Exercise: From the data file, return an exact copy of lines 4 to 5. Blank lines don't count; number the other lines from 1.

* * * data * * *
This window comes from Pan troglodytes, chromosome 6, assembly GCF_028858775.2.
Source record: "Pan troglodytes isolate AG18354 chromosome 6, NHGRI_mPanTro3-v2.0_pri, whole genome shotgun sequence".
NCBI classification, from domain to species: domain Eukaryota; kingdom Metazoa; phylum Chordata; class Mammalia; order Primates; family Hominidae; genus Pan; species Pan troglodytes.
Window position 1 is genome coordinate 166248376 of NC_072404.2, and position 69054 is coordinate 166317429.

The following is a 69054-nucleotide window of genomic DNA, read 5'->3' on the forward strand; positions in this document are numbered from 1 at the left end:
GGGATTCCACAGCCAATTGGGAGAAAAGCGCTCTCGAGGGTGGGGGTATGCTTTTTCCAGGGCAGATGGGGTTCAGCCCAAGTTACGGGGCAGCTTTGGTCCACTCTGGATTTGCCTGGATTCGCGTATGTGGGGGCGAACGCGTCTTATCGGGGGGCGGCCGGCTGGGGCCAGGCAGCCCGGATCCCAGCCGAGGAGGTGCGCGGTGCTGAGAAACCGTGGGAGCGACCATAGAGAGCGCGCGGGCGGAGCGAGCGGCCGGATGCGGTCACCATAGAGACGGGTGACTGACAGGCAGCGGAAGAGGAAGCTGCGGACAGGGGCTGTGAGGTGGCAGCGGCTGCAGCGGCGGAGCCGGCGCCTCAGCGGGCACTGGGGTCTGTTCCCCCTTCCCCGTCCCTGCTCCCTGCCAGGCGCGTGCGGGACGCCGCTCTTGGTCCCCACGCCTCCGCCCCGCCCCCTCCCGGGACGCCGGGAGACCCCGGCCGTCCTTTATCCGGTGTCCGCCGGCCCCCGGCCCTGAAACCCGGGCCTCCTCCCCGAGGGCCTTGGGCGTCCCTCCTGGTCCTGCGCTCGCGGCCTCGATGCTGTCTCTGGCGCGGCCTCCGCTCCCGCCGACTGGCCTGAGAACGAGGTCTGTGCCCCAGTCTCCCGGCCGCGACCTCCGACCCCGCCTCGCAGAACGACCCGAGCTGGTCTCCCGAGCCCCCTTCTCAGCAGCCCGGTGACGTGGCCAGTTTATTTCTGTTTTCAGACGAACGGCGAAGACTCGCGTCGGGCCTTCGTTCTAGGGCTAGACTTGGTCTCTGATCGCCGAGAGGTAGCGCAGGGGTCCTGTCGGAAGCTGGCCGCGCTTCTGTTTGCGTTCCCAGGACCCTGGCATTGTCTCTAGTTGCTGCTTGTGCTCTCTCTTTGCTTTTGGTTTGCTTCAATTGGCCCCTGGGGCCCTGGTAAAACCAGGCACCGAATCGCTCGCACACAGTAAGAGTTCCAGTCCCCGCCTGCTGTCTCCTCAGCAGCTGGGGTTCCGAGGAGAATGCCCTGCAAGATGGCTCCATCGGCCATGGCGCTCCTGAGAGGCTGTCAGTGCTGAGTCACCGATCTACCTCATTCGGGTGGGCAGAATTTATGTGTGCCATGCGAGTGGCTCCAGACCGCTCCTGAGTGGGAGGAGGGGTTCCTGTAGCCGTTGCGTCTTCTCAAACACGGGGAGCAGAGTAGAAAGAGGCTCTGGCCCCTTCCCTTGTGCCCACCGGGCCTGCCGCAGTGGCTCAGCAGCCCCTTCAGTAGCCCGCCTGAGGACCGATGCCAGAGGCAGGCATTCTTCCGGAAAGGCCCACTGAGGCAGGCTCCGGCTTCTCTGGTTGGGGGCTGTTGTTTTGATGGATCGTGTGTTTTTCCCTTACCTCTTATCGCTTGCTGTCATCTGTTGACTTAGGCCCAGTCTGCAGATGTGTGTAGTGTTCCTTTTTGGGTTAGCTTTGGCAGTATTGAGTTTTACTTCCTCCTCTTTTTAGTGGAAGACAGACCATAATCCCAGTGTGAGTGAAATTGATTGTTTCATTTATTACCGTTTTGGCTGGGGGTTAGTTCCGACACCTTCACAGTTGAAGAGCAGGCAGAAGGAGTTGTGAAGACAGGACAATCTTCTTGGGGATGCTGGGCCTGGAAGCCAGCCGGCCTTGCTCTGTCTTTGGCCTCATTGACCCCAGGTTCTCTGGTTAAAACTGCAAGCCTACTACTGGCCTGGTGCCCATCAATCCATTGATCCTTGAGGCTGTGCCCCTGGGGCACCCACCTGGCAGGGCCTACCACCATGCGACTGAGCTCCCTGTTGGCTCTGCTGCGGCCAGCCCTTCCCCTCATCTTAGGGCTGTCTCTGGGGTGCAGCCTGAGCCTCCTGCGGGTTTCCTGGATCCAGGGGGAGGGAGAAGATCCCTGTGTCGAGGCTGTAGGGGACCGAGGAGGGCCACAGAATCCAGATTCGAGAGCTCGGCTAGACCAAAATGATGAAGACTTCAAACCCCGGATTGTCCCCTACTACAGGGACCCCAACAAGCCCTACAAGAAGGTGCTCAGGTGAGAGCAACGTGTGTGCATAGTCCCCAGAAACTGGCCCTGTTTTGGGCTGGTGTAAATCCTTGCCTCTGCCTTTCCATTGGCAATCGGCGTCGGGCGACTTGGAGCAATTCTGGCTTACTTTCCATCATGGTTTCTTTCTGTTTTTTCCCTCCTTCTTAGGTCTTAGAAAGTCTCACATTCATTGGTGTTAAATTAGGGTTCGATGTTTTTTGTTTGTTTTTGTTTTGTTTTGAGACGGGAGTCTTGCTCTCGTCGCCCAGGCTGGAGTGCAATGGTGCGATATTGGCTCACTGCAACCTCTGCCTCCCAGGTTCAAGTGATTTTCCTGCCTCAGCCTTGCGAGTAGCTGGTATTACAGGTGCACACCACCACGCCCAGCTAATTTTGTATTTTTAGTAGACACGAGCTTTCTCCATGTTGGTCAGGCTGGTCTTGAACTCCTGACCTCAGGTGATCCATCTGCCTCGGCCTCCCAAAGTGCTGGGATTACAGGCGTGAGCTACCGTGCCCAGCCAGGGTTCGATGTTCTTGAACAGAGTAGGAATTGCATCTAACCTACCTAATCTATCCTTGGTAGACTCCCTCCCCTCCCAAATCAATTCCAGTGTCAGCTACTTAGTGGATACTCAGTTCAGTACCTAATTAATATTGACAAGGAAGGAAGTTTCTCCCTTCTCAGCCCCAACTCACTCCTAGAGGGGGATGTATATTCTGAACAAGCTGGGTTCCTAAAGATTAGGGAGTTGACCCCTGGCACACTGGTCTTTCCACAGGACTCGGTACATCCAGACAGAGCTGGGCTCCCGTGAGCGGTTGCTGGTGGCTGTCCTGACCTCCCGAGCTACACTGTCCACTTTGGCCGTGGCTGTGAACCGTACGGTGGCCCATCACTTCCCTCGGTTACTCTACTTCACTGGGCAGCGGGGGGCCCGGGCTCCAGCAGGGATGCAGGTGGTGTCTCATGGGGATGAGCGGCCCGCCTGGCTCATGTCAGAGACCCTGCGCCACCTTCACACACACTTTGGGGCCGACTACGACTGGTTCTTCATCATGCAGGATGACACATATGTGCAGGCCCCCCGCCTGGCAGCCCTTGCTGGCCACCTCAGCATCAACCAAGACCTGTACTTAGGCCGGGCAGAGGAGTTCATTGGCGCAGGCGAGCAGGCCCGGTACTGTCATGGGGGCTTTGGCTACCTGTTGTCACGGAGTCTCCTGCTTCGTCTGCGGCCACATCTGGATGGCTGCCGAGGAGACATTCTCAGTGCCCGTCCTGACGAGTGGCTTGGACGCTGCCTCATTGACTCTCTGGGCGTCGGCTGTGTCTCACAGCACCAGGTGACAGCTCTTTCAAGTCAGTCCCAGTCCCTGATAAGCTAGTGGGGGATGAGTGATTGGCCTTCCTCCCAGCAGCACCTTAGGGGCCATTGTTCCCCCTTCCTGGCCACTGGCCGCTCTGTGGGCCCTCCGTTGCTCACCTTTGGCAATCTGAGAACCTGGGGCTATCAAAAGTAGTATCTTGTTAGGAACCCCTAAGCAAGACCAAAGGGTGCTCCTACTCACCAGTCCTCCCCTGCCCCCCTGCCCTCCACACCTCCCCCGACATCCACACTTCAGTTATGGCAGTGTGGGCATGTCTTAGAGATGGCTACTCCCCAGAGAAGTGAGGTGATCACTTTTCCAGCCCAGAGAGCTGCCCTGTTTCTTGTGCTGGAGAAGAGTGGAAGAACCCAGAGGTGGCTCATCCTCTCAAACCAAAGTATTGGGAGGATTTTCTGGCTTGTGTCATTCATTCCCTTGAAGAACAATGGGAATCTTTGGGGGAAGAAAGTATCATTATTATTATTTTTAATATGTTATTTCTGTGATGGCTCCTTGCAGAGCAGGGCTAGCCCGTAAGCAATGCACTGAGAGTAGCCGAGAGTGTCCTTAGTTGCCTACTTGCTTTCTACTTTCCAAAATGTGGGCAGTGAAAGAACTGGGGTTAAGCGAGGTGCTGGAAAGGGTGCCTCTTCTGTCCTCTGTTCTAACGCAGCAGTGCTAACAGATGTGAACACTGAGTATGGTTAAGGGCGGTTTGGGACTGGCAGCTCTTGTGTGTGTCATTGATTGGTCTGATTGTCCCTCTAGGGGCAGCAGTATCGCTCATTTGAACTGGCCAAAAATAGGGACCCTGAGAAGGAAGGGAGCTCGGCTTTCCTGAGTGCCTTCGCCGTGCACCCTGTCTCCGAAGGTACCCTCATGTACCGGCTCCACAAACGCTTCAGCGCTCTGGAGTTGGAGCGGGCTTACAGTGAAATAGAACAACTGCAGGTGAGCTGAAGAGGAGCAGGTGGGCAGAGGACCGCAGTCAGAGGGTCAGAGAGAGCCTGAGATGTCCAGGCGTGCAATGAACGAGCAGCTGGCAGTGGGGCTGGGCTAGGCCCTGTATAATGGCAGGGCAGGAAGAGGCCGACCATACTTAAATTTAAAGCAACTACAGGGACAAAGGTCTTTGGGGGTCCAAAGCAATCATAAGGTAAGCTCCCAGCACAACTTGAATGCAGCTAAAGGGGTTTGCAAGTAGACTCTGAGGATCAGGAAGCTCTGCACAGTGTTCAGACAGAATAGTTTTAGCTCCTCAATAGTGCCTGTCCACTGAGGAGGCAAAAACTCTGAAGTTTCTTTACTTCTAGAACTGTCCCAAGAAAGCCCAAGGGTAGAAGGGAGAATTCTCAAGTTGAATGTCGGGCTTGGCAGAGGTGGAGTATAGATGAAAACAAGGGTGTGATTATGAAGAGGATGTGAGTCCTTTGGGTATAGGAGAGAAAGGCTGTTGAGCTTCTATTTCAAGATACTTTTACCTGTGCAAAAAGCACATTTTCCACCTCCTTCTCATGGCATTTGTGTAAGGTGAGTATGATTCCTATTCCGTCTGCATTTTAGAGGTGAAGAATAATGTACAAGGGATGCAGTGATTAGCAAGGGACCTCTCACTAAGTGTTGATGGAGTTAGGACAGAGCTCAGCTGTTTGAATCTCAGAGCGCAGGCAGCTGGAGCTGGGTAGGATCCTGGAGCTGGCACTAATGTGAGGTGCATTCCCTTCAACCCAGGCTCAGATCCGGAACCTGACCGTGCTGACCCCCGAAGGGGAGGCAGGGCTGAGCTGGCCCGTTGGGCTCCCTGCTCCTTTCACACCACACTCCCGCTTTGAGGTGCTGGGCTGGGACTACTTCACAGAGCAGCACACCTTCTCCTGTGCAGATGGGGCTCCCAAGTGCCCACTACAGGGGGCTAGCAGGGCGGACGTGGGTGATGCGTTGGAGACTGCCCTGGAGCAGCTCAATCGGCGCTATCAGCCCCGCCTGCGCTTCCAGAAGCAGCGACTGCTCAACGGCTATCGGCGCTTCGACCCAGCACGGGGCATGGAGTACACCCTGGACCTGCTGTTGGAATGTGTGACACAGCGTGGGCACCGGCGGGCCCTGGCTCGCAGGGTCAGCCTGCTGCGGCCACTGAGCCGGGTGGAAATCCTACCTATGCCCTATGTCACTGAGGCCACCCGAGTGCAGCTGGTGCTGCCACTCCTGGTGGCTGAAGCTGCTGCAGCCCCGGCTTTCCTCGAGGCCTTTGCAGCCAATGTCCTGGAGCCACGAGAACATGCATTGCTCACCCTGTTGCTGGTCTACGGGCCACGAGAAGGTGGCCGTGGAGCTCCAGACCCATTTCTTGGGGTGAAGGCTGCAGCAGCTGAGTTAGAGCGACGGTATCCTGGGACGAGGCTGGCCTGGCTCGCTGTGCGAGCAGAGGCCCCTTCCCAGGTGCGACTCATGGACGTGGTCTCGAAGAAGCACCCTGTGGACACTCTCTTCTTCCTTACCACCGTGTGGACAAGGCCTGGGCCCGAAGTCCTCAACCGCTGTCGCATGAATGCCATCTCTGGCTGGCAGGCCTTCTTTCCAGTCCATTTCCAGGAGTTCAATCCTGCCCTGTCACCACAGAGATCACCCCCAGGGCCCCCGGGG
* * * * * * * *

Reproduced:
Window position 1 is genome coordinate 166248376 of NC_072404.2, and position 69054 is coordinate 166317429.

The following is a 69054-nucleotide window of genomic DNA, read 5'->3' on the forward strand; positions in this document are numbered from 1 at the left end: